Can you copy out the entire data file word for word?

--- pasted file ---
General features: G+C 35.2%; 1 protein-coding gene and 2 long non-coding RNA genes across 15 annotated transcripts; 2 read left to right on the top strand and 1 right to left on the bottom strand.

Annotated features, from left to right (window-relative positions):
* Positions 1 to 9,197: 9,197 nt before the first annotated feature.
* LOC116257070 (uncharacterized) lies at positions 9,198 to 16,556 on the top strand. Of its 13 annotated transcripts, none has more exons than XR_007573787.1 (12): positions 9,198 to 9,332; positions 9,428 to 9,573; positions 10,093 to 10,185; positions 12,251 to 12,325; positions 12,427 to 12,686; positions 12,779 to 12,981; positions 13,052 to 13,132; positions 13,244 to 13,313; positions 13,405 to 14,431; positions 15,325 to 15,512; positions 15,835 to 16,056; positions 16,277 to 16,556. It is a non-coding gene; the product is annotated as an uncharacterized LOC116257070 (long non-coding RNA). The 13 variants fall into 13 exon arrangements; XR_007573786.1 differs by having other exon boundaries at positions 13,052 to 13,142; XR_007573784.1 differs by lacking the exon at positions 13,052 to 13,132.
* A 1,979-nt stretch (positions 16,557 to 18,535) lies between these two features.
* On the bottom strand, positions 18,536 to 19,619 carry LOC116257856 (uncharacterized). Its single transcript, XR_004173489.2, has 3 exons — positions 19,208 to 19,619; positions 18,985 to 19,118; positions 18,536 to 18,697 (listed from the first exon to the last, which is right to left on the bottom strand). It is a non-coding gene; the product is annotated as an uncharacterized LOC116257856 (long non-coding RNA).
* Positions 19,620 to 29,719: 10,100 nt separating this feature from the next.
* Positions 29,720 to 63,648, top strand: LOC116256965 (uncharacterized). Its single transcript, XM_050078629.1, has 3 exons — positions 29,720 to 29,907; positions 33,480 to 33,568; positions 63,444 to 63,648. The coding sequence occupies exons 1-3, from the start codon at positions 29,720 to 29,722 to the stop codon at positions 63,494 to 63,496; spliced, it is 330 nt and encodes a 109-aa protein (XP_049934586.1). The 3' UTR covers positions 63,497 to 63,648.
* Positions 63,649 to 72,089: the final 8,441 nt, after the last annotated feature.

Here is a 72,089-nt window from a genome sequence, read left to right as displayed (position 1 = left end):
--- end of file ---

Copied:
General features: G+C 35.2%; 1 protein-coding gene and 2 long non-coding RNA genes across 15 annotated transcripts; 2 read left to right on the top strand and 1 right to left on the bottom strand.

Annotated features, from left to right (window-relative positions):
* Positions 1 to 9,197: 9,197 nt before the first annotated feature.
* LOC116257070 (uncharacterized) lies at positions 9,198 to 16,556 on the top strand. Of its 13 annotated transcripts, none has more exons than XR_007573787.1 (12): positions 9,198 to 9,332; positions 9,428 to 9,573; positions 10,093 to 10,185; positions 12,251 to 12,325; positions 12,427 to 12,686; positions 12,779 to 12,981; positions 13,052 to 13,132; positions 13,244 to 13,313; positions 13,405 to 14,431; positions 15,325 to 15,512; positions 15,835 to 16,056; positions 16,277 to 16,556. It is a non-coding gene; the product is annotated as an uncharacterized LOC116257070 (long non-coding RNA). The 13 variants fall into 13 exon arrangements; XR_007573786.1 differs by having other exon boundaries at positions 13,052 to 13,142; XR_007573784.1 differs by lacking the exon at positions 13,052 to 13,132.
* A 1,979-nt stretch (positions 16,557 to 18,535) lies between these two features.
* On the bottom strand, positions 18,536 to 19,619 carry LOC116257856 (uncharacterized). Its single transcript, XR_004173489.2, has 3 exons — positions 19,208 to 19,619; positions 18,985 to 19,118; positions 18,536 to 18,697 (listed from the first exon to the last, which is right to left on the bottom strand). It is a non-coding gene; the product is annotated as an uncharacterized LOC116257856 (long non-coding RNA).
* Positions 19,620 to 29,719: 10,100 nt separating this feature from the next.
* Positions 29,720 to 63,648, top strand: LOC116256965 (uncharacterized). Its single transcript, XM_050078629.1, has 3 exons — positions 29,720 to 29,907; positions 33,480 to 33,568; positions 63,444 to 63,648. The coding sequence occupies exons 1-3, from the start codon at positions 29,720 to 29,722 to the stop codon at positions 63,494 to 63,496; spliced, it is 330 nt and encodes a 109-aa protein (XP_049934586.1). The 3' UTR covers positions 63,497 to 63,648.
* Positions 63,649 to 72,089: the final 8,441 nt, after the last annotated feature.

Here is a 72,089-nt window from a genome sequence, read left to right as displayed (position 1 = left end):